Advice: Bank sold us one property, with two houses on it, already 2 parcels, but 1 address on the deed.

10 Replies

Has this happened to anyone else?

We bought a Freddie Mac foreclosure recently for under $50,000. We assumed we were buying 1 house on 1 lot. I didn't pay special attention to the warranty deed at the time of the purchase.  We are now selling the property for $75,000. Our agent double checked our special warranty deed, and noticed that in fact we purchased two parcels. Our agent took pictures of the second house, it needs little work, and should be worth over $100,000.

Our sales agreement is contingent on a survey, so we are about to send the surveyor out there to properly divide the property into two addresses, and we will sell the first one to the buyer, and proceed with repairs and sale on the second.

Buy 1 get 1 free. Never heard of it, thank you Freddie.

What should I be aware of, and what should I make sure to do in this situation?

Check your sales contract with your current buyer.  The legal description generally overrides the address, as identifying the subject property.  You may have just Sold 2 for 1.  Surveyors can't divide properties, they can simply find the established corners/lot lines.  Note, there is a difference between two "parcels" and two "lots comprising one parcel". Is there one tax ID/parcel number, or two?  I recently subdivided one "parcel" consisting of 9 platted 25' lots, with two houses on it, and One address identifying the parcel, into two "parcels".

I cannot view on a map what the deed covers. I have the parcel number and am waiting for the surveyor to provide a preliminary report/sketch and see if our agent is on the right track.

We haven't sold anything yet because the sale is awaiting our results and subsequent changes.

We own 2 parcels, but have 1 parcel ID # on the special warranty deed we received. And it includes only 1 address. 

Also be VERY careful to make sure the foreclosure case covers both LEGAL DESCRIPTIONS. If only one of them is on the foreclosure then your deed needs to be re executed to correct it. May want to have a title company look into it just to make sure you don't have a mess on your hands. Message me if you have any questions. Worked as a title agent for 10 years.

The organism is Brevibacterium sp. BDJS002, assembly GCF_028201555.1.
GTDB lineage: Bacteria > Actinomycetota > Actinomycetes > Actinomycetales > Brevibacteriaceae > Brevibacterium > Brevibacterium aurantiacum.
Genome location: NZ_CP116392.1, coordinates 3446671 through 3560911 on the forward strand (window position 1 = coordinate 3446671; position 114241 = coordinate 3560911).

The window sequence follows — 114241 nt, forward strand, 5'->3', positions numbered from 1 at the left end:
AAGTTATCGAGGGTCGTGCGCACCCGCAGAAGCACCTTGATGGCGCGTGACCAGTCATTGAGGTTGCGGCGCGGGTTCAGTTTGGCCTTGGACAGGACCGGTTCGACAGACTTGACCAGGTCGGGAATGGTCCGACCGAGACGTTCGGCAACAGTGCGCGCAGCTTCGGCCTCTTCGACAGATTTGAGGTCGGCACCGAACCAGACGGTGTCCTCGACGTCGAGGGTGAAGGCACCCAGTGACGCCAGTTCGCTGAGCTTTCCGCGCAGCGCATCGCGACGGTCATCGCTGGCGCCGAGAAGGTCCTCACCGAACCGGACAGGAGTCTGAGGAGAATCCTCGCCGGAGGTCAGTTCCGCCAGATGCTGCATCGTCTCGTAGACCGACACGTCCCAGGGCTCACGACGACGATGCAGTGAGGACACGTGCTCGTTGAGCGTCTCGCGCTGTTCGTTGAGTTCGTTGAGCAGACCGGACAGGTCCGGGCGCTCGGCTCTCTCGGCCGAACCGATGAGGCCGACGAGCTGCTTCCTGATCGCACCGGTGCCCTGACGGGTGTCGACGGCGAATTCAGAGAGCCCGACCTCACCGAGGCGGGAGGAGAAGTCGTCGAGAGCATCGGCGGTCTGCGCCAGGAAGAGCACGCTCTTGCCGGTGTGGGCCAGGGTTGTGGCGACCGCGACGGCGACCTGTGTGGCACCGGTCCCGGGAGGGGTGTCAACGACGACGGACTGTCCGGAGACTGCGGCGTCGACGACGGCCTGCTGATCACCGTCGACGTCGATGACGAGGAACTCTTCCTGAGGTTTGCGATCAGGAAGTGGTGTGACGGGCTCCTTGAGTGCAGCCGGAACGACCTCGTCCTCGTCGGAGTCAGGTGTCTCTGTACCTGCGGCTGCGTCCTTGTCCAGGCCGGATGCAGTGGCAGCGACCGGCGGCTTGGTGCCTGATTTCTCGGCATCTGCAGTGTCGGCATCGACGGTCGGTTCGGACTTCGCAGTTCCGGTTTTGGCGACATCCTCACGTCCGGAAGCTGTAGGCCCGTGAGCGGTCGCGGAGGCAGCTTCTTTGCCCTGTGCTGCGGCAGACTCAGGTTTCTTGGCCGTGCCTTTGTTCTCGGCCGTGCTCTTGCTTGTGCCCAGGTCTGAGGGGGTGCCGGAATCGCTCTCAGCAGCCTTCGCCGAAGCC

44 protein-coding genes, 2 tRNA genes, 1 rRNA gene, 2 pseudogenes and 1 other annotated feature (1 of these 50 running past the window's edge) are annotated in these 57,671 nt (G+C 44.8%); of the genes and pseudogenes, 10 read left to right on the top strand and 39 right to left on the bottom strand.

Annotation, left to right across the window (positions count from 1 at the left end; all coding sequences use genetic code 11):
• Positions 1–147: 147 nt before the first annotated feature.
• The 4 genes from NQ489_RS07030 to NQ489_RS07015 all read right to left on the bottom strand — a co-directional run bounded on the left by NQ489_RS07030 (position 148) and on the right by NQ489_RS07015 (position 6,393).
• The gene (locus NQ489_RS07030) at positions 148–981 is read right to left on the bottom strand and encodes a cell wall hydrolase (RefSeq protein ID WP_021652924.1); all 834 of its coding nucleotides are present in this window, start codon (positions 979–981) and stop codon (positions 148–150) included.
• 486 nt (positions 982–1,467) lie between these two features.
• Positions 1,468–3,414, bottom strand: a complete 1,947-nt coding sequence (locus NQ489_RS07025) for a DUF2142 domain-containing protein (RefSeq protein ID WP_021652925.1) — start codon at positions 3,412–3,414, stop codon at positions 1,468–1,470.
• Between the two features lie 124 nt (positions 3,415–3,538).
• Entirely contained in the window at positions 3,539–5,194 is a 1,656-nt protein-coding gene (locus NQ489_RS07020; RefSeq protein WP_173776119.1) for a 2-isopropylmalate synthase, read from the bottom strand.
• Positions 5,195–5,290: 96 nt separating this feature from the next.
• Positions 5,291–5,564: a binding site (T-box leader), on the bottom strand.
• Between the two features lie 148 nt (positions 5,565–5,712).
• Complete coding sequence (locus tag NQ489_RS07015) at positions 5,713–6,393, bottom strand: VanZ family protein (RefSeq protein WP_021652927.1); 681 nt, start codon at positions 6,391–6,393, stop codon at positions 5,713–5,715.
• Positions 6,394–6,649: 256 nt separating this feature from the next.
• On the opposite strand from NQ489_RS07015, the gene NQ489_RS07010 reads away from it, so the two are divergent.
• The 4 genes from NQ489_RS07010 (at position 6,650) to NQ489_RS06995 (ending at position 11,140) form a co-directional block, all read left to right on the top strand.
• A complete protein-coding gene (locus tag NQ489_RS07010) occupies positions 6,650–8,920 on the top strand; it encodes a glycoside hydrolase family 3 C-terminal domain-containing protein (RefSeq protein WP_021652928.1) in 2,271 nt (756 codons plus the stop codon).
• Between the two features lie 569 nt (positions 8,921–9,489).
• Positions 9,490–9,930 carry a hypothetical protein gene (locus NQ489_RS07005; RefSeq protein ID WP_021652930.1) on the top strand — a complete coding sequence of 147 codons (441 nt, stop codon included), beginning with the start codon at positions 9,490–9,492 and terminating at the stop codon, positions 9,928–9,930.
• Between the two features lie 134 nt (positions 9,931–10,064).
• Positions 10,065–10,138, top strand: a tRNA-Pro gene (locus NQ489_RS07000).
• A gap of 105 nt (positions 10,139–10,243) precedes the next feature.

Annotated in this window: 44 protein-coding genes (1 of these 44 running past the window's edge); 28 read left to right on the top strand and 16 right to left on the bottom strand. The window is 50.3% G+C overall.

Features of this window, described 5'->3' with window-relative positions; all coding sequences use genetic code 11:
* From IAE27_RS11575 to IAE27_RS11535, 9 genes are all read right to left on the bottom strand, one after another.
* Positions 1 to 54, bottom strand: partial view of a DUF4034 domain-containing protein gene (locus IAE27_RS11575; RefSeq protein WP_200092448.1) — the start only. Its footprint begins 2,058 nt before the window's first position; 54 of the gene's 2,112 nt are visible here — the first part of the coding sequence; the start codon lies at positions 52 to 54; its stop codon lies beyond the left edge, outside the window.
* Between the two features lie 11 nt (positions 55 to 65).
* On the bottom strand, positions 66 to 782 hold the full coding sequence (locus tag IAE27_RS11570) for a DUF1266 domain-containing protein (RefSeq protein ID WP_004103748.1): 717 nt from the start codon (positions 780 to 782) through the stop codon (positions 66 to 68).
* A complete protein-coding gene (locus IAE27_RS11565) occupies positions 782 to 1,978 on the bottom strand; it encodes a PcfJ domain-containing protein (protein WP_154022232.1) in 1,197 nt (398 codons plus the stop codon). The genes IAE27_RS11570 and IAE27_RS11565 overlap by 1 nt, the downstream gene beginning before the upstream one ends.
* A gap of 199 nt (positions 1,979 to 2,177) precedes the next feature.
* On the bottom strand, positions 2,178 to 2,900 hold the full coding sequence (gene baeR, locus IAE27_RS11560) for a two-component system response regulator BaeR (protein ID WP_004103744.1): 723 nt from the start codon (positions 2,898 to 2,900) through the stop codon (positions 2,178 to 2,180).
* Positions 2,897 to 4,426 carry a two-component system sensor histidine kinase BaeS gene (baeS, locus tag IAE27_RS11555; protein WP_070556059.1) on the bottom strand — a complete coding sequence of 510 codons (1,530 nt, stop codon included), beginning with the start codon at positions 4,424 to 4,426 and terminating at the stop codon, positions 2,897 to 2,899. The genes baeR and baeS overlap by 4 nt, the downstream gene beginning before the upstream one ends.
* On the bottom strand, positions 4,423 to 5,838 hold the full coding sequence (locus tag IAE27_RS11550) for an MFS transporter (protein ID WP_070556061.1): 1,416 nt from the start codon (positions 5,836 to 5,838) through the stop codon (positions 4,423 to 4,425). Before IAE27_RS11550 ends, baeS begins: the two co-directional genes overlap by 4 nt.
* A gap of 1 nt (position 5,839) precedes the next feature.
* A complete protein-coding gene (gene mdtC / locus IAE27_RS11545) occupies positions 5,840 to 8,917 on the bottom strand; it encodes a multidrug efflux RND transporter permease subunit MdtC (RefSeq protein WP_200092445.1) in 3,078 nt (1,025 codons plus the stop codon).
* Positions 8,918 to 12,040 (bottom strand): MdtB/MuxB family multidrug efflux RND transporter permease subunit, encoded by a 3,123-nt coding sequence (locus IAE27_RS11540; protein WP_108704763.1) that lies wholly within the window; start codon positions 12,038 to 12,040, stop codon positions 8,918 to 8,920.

"We own 2 parcels, but have 1 parcel ID#".  Unless it's done differently there, each "parcel" has it's own "Parcel ID#". One parcel ID# equals owning one parcel.  Again, are we intermingling "parcel" and "lots"?  As I mentioned, I had one "parcel" which contained 9 "lots".  Certainly nothing wrong with getting two for one!!!  But, I'm surprised no one figured this out while it was available.

Would I need to get a new deed written up?

@Ben Bakhshi  

Ben, you can only get what the bank had a mortgage on, and foreclosed on.

Does the legal description reference lot and block numbers, or meets and bounds, etc.?  Are plat maps online?

Are your public records online?  If so, and if you want, PM me the particulars...if I have time I'd be curious to look at it.

@Wayne Brooks , The property in fact does have 2 parcels. But, for some reason the county is sending out a single tax bill. We need to send a survey with separating the property out for the county records. Of course, during the sale, we need to submit the appropriate survey results to be recorded to update the title.

It all hinges on the legal description, of the property mortgaged, foreclosed and resold.  Does the legal description in the mortgage and foreclosure include both parcels?

I can almost guarantee you that you have a mess. Hope you fixed the right house!

I've been through this 4 times, once with BoA, 2 were Fannie, 1 Freddie. All secondary market loans traced back to the wrong legal at origination.  No, the appraiser didn't know where he was. All on larger lots. BoA used the wrong legal for the owner who owned both adjoin lots, appraised and loaned on A, did title work on property B.

I suggest you get with the title company and search back prior to the loan secured for both properties.

That, or someone built a house on one description and later had a minor subdivision (or not). You need to read the legal if it's meets and bounds to see the area contained in the description prior to that loan and again after. If it's a Lot and Block description check prior from the original plat to see if lots were divided, you can see that usually at the Assessor's Office.

You won't be owning you neighbors house if someone bought it. If it's new and no sale the previous borrower will have some say if they had no knowledge of the screw up and can show reasonably they never intended to grant two houses on one loan program.

BoA tried that with two adjoining lots, didn't fly as the loan docs, note or program weren't for blanket loans, nice try... LOL

No, pretty sure you didn't get a two for one sale with a secondary market loan. Sorry... :)   

Might sell your house to the title company!   

Originally posted by @Wayne Brooks:

It all hinges on the legal description, of the property mortgaged, foreclosed and resold.  Does the legal description in the mortgage and foreclosure include both parcels?


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